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Women of the Forest Hardcover – November 1, 1974

3 out of 5 stars 4 customer reviews

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Hardcover, November 1, 1974
$74.94 $2.49
--This text refers to an out of print or unavailable edition of this title.

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Restores something of the balance that has been missing from conventional anthropology,an anthropology largely written by men,in giving this lucid account of the fundamental roles played by women in all societies. [I]t sets the record straight for widely but wrongly held beliefs concerning many aspects of the roles of the sexes in all soceities. -- Ashley Montagu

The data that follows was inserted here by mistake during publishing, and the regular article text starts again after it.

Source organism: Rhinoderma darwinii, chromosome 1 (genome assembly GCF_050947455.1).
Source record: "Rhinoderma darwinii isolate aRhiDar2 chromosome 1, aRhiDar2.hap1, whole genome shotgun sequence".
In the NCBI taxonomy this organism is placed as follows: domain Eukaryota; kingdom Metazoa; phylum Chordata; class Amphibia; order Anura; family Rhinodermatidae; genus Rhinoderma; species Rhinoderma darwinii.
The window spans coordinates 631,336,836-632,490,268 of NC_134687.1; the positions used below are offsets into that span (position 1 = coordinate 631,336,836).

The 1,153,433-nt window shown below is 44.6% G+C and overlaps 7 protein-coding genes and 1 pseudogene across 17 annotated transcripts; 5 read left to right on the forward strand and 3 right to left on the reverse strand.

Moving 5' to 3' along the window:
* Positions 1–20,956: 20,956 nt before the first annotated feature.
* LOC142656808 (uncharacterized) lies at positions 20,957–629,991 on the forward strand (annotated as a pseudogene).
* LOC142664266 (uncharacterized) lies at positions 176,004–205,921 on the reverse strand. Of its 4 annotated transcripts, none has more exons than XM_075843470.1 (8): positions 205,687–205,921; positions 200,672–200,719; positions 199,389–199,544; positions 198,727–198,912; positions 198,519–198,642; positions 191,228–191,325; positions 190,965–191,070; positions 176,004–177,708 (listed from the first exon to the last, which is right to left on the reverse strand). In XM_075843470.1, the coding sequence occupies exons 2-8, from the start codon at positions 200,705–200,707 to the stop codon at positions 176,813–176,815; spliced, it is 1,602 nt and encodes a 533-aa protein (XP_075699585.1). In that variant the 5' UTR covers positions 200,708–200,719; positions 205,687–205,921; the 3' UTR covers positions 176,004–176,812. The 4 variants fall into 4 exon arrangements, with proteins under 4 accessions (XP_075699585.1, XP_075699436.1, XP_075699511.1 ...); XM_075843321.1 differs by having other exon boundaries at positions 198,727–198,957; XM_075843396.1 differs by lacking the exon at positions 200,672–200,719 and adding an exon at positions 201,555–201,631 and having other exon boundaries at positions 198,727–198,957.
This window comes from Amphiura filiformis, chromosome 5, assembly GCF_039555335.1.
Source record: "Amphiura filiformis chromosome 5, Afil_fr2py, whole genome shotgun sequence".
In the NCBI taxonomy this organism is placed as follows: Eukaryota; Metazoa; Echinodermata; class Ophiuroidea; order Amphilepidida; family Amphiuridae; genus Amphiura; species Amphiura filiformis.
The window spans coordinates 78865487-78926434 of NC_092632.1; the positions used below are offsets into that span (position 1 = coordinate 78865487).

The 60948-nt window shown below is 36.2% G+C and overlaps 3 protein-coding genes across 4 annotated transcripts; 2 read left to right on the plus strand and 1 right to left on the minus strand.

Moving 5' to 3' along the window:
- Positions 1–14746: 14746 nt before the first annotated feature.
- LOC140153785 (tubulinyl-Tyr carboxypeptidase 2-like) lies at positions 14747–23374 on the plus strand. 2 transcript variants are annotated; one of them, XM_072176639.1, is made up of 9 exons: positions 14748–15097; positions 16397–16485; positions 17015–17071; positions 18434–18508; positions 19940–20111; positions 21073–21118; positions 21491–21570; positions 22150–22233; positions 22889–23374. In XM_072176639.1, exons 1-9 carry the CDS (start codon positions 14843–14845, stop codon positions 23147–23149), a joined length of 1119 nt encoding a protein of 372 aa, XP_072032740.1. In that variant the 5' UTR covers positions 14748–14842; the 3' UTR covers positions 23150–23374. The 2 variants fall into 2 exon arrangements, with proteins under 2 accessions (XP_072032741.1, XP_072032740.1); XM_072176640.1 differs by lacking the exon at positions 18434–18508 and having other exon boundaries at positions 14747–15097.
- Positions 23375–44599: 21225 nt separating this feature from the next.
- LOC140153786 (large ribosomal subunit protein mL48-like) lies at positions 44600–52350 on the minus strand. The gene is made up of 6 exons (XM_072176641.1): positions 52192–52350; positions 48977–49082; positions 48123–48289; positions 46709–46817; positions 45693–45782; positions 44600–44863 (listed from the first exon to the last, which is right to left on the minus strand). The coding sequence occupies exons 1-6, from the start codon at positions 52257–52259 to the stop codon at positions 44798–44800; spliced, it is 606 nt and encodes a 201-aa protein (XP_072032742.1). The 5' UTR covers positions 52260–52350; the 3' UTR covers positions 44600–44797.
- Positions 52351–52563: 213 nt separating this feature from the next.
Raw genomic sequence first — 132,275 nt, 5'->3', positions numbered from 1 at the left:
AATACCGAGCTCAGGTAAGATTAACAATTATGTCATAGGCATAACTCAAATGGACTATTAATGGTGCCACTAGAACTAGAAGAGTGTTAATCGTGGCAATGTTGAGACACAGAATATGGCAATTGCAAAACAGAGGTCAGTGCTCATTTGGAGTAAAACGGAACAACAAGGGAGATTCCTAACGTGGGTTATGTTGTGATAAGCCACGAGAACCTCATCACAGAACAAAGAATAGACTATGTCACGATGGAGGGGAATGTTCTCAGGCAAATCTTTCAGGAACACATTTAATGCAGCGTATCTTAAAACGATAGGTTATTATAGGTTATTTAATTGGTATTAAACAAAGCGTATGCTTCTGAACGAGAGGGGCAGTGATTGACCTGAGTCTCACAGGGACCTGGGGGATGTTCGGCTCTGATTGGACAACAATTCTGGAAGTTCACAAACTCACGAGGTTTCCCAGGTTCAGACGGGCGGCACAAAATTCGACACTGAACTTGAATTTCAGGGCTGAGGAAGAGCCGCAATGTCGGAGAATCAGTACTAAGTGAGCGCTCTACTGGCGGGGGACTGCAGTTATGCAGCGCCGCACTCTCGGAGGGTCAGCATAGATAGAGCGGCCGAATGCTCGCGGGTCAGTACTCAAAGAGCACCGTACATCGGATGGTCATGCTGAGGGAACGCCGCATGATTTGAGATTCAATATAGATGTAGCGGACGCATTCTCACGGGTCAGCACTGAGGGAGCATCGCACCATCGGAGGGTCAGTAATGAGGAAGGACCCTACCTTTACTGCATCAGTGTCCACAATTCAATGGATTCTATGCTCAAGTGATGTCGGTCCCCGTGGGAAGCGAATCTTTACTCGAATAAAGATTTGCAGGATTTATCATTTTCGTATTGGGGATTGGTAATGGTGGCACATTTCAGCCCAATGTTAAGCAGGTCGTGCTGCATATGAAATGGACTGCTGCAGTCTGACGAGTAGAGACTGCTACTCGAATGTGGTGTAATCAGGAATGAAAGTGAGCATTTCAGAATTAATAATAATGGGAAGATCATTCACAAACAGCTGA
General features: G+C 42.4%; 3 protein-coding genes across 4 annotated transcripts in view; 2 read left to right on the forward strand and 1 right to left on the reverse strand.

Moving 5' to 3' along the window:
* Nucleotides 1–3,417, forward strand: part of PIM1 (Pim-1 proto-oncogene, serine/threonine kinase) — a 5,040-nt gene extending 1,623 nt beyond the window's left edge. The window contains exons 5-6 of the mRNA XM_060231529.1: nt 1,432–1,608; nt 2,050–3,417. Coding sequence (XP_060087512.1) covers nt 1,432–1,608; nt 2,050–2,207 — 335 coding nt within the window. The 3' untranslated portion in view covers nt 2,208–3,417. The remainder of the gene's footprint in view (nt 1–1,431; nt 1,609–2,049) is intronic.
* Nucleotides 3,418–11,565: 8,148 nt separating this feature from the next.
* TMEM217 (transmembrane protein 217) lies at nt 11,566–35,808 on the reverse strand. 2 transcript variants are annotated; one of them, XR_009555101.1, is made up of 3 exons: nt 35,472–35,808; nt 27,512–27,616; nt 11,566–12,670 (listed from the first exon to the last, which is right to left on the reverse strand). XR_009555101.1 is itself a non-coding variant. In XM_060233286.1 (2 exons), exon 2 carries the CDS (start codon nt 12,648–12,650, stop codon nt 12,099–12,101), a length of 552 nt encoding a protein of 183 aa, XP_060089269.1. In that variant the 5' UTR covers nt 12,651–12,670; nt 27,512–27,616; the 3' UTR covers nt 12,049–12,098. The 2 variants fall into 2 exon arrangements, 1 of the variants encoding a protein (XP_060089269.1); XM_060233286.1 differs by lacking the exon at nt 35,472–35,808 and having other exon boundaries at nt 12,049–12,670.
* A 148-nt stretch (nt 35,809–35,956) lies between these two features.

Restores something of the balance that has been missing from conventional anthropologyan anthropology largely written by menin giving this lucid account of the fundamental roles played by women in all societies. [I]t sets the record straight for widely but wrongly held beliefs concerning many aspects of the roles of the sexes in all soceities. -- Ashley Montagu --This text refers to an out of print or unavailable edition of this title.
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Product Details

  • Hardcover: 256 pages
  • Publisher: Columbia University Press; First edn edition (November 1, 1974)
  • Language: English
  • ISBN-10: 0231036825
  • ISBN-13: 978-0231036825
  • Product Dimensions: 8.3 x 5.8 x 0.9 inches
  • Shipping Weight: 15.2 ounces
  • Average Customer Review: 3.0 out of 5 stars  See all reviews (4 customer reviews)
  • Amazon Best Sellers Rank: #3,147,649 in Books (See Top 100 in Books)

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Top Customer Reviews

By A Customer on July 10, 2001
Format: Paperback